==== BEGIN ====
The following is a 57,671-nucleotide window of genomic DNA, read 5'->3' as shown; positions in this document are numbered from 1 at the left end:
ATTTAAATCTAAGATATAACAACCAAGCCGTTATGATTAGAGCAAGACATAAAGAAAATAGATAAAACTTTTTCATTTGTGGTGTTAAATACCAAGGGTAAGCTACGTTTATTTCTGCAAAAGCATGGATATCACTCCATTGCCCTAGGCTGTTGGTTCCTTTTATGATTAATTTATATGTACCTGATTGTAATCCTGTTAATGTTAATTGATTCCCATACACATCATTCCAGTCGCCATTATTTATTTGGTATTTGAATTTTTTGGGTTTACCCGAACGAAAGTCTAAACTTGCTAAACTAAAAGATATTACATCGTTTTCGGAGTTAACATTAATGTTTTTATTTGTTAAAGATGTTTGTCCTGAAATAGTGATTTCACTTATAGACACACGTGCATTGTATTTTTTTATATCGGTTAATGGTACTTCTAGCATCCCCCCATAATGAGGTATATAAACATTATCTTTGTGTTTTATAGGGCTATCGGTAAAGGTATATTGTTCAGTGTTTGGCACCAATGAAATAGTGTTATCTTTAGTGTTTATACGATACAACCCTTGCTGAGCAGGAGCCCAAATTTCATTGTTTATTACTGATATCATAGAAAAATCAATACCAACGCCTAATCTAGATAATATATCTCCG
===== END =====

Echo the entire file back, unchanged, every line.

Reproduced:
The following is a 57,671-nucleotide window of genomic DNA, read 5'->3' as shown; positions in this document are numbered from 1 at the left end:
ATTTAAATCTAAGATATAACAACCAAGCCGTTATGATTAGAGCAAGACATAAAGAAAATAGATAAAACTTTTTCATTTGTGGTGTTAAATACCAAGGGTAAGCTACGTTTATTTCTGCAAAAGCATGGATATCACTCCATTGCCCTAGGCTGTTGGTTCCTTTTATGATTAATTTATATGTACCTGATTGTAATCCTGTTAATGTTAATTGATTCCCATACACATCATTCCAGTCGCCATTATTTATTTGGTATTTGAATTTTTTGGGTTTACCCGAACGAAAGTCTAAACTTGCTAAACTAAAAGATATTACATCGTTTTCGGAGTTAACATTAATGTTTTTATTTGTTAAAGATGTTTGTCCTGAAATAGTGATTTCACTTATAGACACACGTGCATTGTATTTTTTTATATCGGTTAATGGTACTTCTAGCATCCCCCCATAATGAGGTATATAAACATTATCTTTGTGTTTTATAGGGCTATCGGTAAAGGTATATTGTTCAGTGTTTGGCACCAATGAAATAGTGTTATCTTTAGTGTTTATACGATACAACCCTTGCTGAGCAGGAGCCCAAATTTCATTGTTTATTACTGATATCATAGAAAAATCAATACCAACGCCTAATCTAGATAATATATCTCCG